Research dollars are a highly sought-after revenue source for universities, and federal funding given to some of America's institutions has wrought incredible discoveries.
Since World War II, the federal government has used universities as "subcontractors." Nearly $40 billion in federal funding is given to schools each year.
But college campuses of late are becoming more prone to "groupthink," and more hostile to dissenting points of views. They've set up speech codes and rules for debate that inhibit the free thinking needed to keep research and development strong.
In response, some frustrated Americans are calling for public universities to have their funds stripped, including money from student loans and grants. But doing so, while seemingly an easy answer, will cause a ripple effect that creates more problems than it solves.
One, it harms students and limits educational access. Two, it compromises the value we place on choice in our school systems and for students to study what they wish. Three, it gives federal government too much authority to meddle in codes and rules of individual schools.
Most importantly, denying funding limits the valuable work research institutes are doing.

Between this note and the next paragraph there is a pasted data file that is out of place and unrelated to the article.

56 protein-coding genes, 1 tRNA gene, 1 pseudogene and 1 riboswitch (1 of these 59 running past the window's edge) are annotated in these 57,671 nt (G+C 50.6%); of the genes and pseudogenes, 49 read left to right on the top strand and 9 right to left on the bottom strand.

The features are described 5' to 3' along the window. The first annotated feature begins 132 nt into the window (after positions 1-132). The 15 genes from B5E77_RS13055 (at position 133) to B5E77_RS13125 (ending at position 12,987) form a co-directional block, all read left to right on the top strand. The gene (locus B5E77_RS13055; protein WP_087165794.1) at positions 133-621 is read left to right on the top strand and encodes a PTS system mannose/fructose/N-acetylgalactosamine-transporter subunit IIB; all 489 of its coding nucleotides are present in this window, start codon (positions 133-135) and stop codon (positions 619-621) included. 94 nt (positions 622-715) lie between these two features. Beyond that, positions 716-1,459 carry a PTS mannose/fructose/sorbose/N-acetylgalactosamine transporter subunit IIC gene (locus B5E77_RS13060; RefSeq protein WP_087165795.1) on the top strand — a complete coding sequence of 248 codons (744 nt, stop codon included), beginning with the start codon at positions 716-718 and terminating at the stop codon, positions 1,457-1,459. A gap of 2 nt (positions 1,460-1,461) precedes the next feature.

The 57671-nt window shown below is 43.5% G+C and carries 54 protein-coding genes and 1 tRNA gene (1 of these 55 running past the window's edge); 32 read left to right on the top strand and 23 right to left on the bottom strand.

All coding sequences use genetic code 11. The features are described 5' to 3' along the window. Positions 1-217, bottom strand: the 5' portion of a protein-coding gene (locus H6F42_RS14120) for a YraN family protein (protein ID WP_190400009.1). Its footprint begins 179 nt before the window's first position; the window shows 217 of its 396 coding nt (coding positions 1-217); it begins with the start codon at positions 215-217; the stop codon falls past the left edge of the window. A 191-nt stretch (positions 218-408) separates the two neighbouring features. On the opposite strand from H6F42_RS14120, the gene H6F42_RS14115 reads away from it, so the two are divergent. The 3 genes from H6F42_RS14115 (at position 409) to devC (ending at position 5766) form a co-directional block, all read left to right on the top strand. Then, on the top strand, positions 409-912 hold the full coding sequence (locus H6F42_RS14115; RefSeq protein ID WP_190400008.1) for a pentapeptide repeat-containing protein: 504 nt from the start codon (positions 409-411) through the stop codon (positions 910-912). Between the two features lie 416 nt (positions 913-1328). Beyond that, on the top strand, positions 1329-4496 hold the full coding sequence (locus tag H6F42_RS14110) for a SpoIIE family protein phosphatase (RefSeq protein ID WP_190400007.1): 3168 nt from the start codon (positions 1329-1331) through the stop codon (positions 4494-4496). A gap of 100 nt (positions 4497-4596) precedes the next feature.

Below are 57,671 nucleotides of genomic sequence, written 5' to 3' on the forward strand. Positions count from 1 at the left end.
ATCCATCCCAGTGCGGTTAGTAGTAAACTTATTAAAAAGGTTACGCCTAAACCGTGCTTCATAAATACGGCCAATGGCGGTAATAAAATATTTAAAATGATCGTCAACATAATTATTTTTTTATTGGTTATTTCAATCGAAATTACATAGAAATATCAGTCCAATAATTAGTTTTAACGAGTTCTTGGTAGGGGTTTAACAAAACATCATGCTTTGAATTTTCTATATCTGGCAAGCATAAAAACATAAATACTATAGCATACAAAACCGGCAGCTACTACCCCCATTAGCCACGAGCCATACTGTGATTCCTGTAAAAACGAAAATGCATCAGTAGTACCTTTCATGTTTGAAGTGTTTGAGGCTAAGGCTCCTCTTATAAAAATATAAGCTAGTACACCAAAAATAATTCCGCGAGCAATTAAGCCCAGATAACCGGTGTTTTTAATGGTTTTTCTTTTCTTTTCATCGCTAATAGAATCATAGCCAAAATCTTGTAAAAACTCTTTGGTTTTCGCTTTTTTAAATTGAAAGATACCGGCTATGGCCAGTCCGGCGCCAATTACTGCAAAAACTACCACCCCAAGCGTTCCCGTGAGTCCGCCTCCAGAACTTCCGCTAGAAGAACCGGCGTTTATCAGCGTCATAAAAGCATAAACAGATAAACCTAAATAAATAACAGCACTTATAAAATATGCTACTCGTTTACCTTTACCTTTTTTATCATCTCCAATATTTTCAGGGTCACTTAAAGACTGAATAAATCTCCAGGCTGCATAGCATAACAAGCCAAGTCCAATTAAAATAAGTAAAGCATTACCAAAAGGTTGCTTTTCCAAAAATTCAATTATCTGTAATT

A more pragmatic approach is needed.
Education scholars Frederick M. Hess and J. Grant Addison offer this incentive-based idea: flip the switch on universities. Require schools to provide free-speech environments to be eligible to receive funds:
Colleges and universities must offer assurance that they do not restrict constitutionally protected speech, engage in viewpoint discrimination, or constrain free inquiry.
Those institutions awarded a federal research grant must commit to safeguarding free inquiry to the best of their ability, and to appropriately address any policies or practices that serve to hinder free inquiry or scholarly independence.
Institutions must formally acknowledge that those found to violate these commitments may be obliged to refund the balance of funds for ongoing federally funded research and be rendered ineligible for future research funding.
It's a nuanced point, essentially a carrot, not a stick. But administrators will alter their policies to protect freedom of speech if it ensures the research dollars keep flowing.
What do you think of requiring universities to commit to free speech in order to receive federal funding?